apartment building at 450 East 52nd Street is directly across from River House (see The City Review article) at the end of
this dead-end street overlooking the East River.
The 14-story, brown-brick
building is a cooperative and has only 16 apartments, a doorman and a pool.
The pre-war building has no canopy and no sidewalk landscaping. This is is an attractive block with many pre-war apartment
buildings on the south side and considerable "light and air"
because several buildings on the north side are set back in plazas
The building has superb
views of the East River with some balconies and bay windows on
its eastern fašade, but no garage.
In their excellent book,
"New York 1930, Architecture and Urbanism Between The Two
World Wars," (Rizzoli International Publications, Inc., 1987),
Robert A. M. Stern, Gregory Gilmartin and Thomas Mellins provided
the following commentary on this building that was designed by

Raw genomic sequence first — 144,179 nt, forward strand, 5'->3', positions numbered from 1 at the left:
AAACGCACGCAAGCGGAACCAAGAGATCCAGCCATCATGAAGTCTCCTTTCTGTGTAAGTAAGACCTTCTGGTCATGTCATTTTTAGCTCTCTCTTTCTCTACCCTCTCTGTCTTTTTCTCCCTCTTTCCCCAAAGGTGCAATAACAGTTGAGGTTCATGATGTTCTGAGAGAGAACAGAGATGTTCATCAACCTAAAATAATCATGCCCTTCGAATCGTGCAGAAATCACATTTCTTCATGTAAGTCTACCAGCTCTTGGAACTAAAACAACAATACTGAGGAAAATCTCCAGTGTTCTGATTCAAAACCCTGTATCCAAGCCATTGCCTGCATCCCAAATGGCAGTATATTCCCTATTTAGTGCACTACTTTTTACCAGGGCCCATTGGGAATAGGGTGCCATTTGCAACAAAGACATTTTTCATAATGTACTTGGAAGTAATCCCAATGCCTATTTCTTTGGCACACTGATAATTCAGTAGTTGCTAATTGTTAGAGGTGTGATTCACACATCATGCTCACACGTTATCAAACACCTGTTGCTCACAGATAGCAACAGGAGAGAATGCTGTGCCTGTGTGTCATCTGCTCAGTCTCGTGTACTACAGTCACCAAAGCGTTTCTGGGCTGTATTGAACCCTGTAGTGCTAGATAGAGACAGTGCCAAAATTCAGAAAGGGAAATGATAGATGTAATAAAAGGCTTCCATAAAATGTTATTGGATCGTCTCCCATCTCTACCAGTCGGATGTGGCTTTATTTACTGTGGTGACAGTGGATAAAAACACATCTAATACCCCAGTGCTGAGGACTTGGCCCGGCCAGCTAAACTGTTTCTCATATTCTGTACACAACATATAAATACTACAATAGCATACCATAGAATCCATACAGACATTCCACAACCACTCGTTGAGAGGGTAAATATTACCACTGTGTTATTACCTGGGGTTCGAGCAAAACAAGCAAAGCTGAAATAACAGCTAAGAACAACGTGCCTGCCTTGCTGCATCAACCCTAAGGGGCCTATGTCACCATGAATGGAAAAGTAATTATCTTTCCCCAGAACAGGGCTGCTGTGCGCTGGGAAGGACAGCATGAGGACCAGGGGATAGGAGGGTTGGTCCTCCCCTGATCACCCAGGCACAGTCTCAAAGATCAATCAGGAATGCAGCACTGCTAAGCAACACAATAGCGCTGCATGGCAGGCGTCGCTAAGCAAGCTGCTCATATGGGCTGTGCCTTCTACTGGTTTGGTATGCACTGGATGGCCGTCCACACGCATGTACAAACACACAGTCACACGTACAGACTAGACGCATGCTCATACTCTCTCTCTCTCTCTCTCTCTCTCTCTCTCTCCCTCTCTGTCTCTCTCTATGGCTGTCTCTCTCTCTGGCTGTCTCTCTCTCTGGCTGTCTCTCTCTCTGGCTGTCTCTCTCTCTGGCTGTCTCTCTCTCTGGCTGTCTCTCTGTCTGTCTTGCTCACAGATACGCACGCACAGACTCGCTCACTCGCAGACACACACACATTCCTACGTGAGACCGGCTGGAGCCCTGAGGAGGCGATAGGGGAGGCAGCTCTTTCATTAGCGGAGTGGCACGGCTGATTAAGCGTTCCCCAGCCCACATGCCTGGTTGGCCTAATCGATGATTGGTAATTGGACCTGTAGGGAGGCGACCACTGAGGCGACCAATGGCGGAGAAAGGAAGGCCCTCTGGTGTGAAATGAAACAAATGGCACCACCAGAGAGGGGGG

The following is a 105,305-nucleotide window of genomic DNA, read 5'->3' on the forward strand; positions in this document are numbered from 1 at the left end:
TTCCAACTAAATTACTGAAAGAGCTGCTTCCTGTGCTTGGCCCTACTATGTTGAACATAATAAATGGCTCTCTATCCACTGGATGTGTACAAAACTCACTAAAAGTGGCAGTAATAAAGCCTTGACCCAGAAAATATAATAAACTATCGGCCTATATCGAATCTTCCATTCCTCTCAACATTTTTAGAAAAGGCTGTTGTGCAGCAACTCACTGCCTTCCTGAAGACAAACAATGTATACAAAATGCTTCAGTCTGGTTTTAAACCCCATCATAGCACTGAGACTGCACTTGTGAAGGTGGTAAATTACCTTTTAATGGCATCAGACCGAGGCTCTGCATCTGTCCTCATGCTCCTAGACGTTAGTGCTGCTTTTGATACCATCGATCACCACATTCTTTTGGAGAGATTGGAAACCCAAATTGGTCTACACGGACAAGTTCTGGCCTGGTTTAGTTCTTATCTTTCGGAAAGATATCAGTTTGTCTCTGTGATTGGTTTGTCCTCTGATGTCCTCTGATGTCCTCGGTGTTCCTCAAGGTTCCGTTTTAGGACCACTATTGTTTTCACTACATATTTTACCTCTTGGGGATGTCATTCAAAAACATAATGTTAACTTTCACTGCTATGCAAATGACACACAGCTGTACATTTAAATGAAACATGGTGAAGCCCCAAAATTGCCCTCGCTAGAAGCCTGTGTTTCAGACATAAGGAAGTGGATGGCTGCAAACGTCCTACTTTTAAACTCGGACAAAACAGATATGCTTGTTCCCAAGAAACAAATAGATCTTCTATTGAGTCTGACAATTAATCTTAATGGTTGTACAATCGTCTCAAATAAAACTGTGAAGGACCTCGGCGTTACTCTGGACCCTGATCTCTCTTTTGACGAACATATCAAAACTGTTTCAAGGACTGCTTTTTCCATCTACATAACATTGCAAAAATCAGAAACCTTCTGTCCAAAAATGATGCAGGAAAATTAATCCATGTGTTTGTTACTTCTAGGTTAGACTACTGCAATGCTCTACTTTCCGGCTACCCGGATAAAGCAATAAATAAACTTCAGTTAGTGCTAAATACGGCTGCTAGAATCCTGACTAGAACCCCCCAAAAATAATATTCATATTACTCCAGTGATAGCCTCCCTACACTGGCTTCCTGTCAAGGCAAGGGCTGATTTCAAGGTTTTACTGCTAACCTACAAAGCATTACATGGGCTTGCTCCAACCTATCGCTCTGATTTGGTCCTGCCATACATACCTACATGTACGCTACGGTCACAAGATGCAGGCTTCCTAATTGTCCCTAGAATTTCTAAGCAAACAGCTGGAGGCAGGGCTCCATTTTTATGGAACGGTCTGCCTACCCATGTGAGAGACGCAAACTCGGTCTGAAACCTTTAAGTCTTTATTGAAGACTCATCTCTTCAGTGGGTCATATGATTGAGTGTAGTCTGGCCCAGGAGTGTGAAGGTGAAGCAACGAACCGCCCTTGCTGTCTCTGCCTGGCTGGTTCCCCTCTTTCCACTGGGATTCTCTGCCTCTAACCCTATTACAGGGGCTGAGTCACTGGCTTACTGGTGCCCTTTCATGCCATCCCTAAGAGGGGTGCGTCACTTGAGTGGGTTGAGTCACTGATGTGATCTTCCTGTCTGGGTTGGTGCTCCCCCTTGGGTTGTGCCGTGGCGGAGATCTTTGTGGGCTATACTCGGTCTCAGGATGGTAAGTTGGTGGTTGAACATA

Van Wart & Wein for Joseph G. Thomas, noting that it:
squat massing of Beekman Terrace with a soaring shaft that rose
from a landing stage at the river's edge. Turning a blank wall
toward the city, where future structures might block it slight,
the Campanile was oriented toward the East River where its situation
at the edge of a bluff permitted the development of riverfront
garden apartments below the street as well as a private boat landing
on the rivers edge."
Other buildings soon followed
such as the adjoining 444 East 52nd Street (see The
City Review article). The construction of the East River Drive
in between 1938 and 1941 cut off the river views of the lower
floors of this building, but it does have a large garden apartment.
It is in the Beekman Place-Sutton
Place area that has numerous restaurants and good neighborhood
shopping. There is cross-town bus service on 49th and 50th Streets,
but subways are several blocks away as are several small parks.